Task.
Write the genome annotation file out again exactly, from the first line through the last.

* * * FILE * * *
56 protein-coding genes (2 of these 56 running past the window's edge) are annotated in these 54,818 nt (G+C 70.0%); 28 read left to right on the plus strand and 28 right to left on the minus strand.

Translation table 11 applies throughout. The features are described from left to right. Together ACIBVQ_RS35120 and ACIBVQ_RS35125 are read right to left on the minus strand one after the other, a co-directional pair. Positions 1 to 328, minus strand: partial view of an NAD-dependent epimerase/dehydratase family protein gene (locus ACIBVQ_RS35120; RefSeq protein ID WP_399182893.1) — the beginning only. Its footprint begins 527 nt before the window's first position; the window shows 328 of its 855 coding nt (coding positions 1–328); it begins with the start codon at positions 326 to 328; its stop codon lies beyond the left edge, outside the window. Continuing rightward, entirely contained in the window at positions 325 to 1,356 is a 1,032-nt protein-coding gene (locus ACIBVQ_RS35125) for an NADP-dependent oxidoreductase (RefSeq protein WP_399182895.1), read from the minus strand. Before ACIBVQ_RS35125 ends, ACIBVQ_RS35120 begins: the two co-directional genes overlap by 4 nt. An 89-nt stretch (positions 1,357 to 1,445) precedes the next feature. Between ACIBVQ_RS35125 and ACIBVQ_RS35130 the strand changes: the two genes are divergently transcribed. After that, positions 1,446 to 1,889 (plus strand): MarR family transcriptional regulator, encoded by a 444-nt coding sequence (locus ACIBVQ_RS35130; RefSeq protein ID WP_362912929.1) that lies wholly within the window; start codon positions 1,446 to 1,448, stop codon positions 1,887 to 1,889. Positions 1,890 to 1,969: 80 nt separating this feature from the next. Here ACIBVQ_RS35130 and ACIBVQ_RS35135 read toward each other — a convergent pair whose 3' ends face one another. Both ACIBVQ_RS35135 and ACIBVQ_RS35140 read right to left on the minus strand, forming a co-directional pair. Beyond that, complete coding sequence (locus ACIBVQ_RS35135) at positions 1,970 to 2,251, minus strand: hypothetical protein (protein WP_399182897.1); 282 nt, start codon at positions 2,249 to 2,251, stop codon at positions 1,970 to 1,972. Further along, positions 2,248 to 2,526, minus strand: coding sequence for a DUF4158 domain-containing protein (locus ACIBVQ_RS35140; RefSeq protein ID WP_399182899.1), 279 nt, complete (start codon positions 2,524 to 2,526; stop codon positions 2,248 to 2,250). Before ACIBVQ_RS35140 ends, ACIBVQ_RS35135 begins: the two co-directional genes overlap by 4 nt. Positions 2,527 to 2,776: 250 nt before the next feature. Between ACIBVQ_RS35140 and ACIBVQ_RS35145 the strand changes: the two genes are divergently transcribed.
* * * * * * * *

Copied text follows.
56 protein-coding genes (2 of these 56 running past the window's edge) are annotated in these 54,818 nt (G+C 70.0%); 28 read left to right on the plus strand and 28 right to left on the minus strand.

Translation table 11 applies throughout. The features are described from left to right. Together ACIBVQ_RS35120 and ACIBVQ_RS35125 are read right to left on the minus strand one after the other, a co-directional pair. Positions 1 to 328, minus strand: partial view of an NAD-dependent epimerase/dehydratase family protein gene (locus ACIBVQ_RS35120; RefSeq protein ID WP_399182893.1) — the beginning only. Its footprint begins 527 nt before the window's first position; the window shows 328 of its 855 coding nt (coding positions 1–328); it begins with the start codon at positions 326 to 328; its stop codon lies beyond the left edge, outside the window. Continuing rightward, entirely contained in the window at positions 325 to 1,356 is a 1,032-nt protein-coding gene (locus ACIBVQ_RS35125) for an NADP-dependent oxidoreductase (RefSeq protein WP_399182895.1), read from the minus strand. Before ACIBVQ_RS35125 ends, ACIBVQ_RS35120 begins: the two co-directional genes overlap by 4 nt. An 89-nt stretch (positions 1,357 to 1,445) precedes the next feature. Between ACIBVQ_RS35125 and ACIBVQ_RS35130 the strand changes: the two genes are divergently transcribed. After that, positions 1,446 to 1,889 (plus strand): MarR family transcriptional regulator, encoded by a 444-nt coding sequence (locus ACIBVQ_RS35130; RefSeq protein ID WP_362912929.1) that lies wholly within the window; start codon positions 1,446 to 1,448, stop codon positions 1,887 to 1,889. Positions 1,890 to 1,969: 80 nt separating this feature from the next. Here ACIBVQ_RS35130 and ACIBVQ_RS35135 read toward each other — a convergent pair whose 3' ends face one another. Both ACIBVQ_RS35135 and ACIBVQ_RS35140 read right to left on the minus strand, forming a co-directional pair. Beyond that, complete coding sequence (locus ACIBVQ_RS35135) at positions 1,970 to 2,251, minus strand: hypothetical protein (protein WP_399182897.1); 282 nt, start codon at positions 2,249 to 2,251, stop codon at positions 1,970 to 1,972. Further along, positions 2,248 to 2,526, minus strand: coding sequence for a DUF4158 domain-containing protein (locus ACIBVQ_RS35140; RefSeq protein ID WP_399182899.1), 279 nt, complete (start codon positions 2,524 to 2,526; stop codon positions 2,248 to 2,250). Before ACIBVQ_RS35140 ends, ACIBVQ_RS35135 begins: the two co-directional genes overlap by 4 nt. Positions 2,527 to 2,776: 250 nt before the next feature. Between ACIBVQ_RS35140 and ACIBVQ_RS35145 the strand changes: the two genes are divergently transcribed.